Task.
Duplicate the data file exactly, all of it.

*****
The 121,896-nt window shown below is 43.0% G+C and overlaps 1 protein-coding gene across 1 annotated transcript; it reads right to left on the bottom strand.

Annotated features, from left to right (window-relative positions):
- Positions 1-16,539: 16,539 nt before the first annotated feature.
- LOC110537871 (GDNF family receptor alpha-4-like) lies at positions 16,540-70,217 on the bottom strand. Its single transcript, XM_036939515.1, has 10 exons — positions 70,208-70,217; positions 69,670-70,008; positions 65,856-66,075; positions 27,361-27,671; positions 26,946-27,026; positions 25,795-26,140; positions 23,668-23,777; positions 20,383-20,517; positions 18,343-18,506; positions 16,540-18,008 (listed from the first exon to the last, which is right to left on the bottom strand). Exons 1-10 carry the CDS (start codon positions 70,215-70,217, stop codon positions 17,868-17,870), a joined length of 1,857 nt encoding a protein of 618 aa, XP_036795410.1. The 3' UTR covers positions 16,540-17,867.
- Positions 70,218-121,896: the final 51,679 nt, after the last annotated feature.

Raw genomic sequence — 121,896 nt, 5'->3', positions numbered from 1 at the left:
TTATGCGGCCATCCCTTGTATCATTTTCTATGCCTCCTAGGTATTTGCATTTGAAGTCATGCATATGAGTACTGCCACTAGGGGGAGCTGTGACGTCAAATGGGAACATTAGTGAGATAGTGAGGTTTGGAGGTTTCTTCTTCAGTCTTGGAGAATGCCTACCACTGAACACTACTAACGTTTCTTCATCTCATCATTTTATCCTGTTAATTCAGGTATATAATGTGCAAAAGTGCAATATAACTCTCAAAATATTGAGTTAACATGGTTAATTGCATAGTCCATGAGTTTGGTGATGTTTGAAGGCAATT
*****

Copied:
The 121,896-nt window shown below is 43.0% G+C and overlaps 1 protein-coding gene across 1 annotated transcript; it reads right to left on the bottom strand.

Annotated features, from left to right (window-relative positions):
- Positions 1-16,539: 16,539 nt before the first annotated feature.
- LOC110537871 (GDNF family receptor alpha-4-like) lies at positions 16,540-70,217 on the bottom strand. Its single transcript, XM_036939515.1, has 10 exons — positions 70,208-70,217; positions 69,670-70,008; positions 65,856-66,075; positions 27,361-27,671; positions 26,946-27,026; positions 25,795-26,140; positions 23,668-23,777; positions 20,383-20,517; positions 18,343-18,506; positions 16,540-18,008 (listed from the first exon to the last, which is right to left on the bottom strand). Exons 1-10 carry the CDS (start codon positions 70,215-70,217, stop codon positions 17,868-17,870), a joined length of 1,857 nt encoding a protein of 618 aa, XP_036795410.1. The 3' UTR covers positions 16,540-17,867.
- Positions 70,218-121,896: the final 51,679 nt, after the last annotated feature.

Raw genomic sequence — 121,896 nt, 5'->3', positions numbered from 1 at the left:
TTATGCGGCCATCCCTTGTATCATTTTCTATGCCTCCTAGGTATTTGCATTTGAAGTCATGCATATGAGTACTGCCACTAGGGGGAGCTGTGACGTCAAATGGGAACATTAGTGAGATAGTGAGGTTTGGAGGTTTCTTCTTCAGTCTTGGAGAATGCCTACCACTGAACACTACTAACGTTTCTTCATCTCATCATTTTATCCTGTTAATTCAGGTATATAATGTGCAAAAGTGCAATATAACTCTCAAAATATTGAGTTAACATGGTTAATTGCATAGTCCATGAGTTTGGTGATGTTTGAAGGCAATT